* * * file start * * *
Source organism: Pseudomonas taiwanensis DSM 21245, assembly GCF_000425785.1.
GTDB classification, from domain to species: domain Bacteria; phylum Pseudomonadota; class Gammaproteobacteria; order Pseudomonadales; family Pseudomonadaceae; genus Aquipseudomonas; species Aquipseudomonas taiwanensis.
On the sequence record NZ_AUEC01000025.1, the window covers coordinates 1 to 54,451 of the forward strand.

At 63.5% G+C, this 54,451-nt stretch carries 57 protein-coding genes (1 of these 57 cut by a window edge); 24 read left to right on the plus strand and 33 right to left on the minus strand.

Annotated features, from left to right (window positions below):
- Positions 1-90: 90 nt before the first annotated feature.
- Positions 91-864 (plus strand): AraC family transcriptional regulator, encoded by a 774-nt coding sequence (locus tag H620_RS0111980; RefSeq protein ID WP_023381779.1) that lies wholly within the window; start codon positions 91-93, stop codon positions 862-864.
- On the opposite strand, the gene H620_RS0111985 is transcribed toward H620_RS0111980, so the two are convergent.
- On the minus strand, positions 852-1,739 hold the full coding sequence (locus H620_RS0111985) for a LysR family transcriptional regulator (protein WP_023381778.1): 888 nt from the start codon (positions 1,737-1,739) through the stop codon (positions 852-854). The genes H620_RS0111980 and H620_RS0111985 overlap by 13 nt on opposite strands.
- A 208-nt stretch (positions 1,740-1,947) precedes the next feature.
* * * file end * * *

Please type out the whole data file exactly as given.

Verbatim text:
Source organism: Pseudomonas taiwanensis DSM 21245, assembly GCF_000425785.1.
GTDB classification, from domain to species: domain Bacteria; phylum Pseudomonadota; class Gammaproteobacteria; order Pseudomonadales; family Pseudomonadaceae; genus Aquipseudomonas; species Aquipseudomonas taiwanensis.
On the sequence record NZ_AUEC01000025.1, the window covers coordinates 1 to 54,451 of the forward strand.

At 63.5% G+C, this 54,451-nt stretch carries 57 protein-coding genes (1 of these 57 cut by a window edge); 24 read left to right on the plus strand and 33 right to left on the minus strand.

Annotated features, from left to right (window positions below):
- Positions 1-90: 90 nt before the first annotated feature.
- Positions 91-864 (plus strand): AraC family transcriptional regulator, encoded by a 774-nt coding sequence (locus tag H620_RS0111980; RefSeq protein ID WP_023381779.1) that lies wholly within the window; start codon positions 91-93, stop codon positions 862-864.
- On the opposite strand, the gene H620_RS0111985 is transcribed toward H620_RS0111980, so the two are convergent.
- On the minus strand, positions 852-1,739 hold the full coding sequence (locus H620_RS0111985) for a LysR family transcriptional regulator (protein WP_023381778.1): 888 nt from the start codon (positions 1,737-1,739) through the stop codon (positions 852-854). The genes H620_RS0111980 and H620_RS0111985 overlap by 13 nt on opposite strands.
- A 208-nt stretch (positions 1,740-1,947) precedes the next feature.